Religious Property Appraisal
Most religious properties have a great deal of sentimental value to their clergy and to their congregations. This is where their friends and family were married, where their children were baptized, where funeral services of those close to them took place, and where they came to contemplate some of the deepest questions of life.
Sentimental value, however, is not market value. Market value rests on the highest and best use of the property which, in the unsentimental world of business, means the use that produces the greatest present value of net income in monetary terms.
Religious properties include temples, synagogues, and mosques, but the most common type of religious property in the United States is Christian churches. These churches, particularly the older ones, are frequently constructed of stone masonry, with bell towers, steeples, stained-glass windows, pews, and an organ. The labor costs of constructing a building of stone masonry are very high relative to other modern types of construction and this type of construction is rare in new buildings.
If a congregation intends to sell the church to an investor and lease it back, or if a congregation that will make use of these elements can be found, these elements might contribute to market value. This type of transaction is more likely to be feasible in more affluent areas with wealthy congregations. In these instances, the church’s seating capacity, classrooms, and parking, and the balance between these, are important considerations.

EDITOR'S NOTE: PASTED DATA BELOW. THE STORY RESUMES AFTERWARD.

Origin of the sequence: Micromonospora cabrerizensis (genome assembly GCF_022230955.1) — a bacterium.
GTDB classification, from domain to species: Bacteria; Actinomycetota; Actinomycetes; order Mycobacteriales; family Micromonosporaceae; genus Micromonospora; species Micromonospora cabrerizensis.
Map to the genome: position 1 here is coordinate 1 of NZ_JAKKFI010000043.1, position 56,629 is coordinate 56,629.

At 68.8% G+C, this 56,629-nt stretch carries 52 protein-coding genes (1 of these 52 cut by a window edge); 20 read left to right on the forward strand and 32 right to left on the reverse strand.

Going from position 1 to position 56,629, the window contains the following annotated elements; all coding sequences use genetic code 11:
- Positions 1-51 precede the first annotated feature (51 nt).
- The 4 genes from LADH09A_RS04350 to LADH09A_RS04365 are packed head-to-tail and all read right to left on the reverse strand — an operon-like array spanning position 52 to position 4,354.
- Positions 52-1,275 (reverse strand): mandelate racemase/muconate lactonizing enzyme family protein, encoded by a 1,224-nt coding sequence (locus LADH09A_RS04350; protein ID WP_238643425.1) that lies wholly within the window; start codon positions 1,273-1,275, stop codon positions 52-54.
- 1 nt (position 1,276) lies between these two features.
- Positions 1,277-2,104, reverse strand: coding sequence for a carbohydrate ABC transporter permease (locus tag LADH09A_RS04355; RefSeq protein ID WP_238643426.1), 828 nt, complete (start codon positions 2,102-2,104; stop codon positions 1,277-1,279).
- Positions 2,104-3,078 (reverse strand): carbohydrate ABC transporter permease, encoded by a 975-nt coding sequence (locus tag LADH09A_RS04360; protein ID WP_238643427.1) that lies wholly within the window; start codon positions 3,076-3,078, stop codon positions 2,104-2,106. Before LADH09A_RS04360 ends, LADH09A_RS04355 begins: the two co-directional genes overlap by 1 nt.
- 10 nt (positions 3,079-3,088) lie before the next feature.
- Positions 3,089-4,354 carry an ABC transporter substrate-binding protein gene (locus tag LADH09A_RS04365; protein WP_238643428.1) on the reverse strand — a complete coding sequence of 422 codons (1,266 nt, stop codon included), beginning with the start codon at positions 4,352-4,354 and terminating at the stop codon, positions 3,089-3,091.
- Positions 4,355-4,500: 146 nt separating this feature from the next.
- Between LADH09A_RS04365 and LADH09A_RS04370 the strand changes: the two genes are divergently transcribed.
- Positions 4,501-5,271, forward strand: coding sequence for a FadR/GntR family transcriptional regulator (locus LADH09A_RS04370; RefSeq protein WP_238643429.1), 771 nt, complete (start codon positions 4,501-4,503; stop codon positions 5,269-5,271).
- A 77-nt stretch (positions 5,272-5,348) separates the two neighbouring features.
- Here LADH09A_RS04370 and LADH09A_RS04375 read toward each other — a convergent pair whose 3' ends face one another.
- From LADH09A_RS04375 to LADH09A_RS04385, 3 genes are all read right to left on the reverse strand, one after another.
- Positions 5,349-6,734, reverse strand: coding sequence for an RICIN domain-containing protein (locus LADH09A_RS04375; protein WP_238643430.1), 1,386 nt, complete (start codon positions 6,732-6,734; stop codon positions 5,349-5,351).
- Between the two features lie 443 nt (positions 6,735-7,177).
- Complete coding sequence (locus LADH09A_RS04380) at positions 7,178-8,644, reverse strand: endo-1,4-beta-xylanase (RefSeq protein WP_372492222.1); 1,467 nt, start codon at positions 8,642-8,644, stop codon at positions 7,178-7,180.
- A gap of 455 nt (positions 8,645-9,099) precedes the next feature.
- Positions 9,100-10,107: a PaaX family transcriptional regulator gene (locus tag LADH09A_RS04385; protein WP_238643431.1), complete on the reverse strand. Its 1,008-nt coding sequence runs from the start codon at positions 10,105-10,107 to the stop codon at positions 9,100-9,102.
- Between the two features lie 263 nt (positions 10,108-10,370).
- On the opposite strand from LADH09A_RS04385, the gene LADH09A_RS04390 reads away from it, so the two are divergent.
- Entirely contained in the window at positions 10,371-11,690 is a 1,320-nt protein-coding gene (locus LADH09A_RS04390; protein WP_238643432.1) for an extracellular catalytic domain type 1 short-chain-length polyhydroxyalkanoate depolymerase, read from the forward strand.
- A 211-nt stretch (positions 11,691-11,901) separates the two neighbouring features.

More often, however, these elements do not contribute to the highest and best use and those that are severable, the stained-glass windows, pews, and organ, are best sold separately. Fortunately, there are active secondary markets for these elements.
Adaptive re-use of a church is relatively common when it changes ownership. Churches have been converted to multi-family residences, offices, senior living facilities, and recreational centers. When one of these uses represents the highest and best use of the facility, the property is appraised by deducting the cost of conversion from the value after the conversion to the alternative use.
Other types of religious uses are usually less specialized than Christian churches, and some evangelical Christian religious facilities have been designed from the start more as theaters than as traditional churches. These properties can be more readily adopted to alternative uses.
An appraisal of a religious facility often requires a bit more creative thinking than appraisals of other types of property.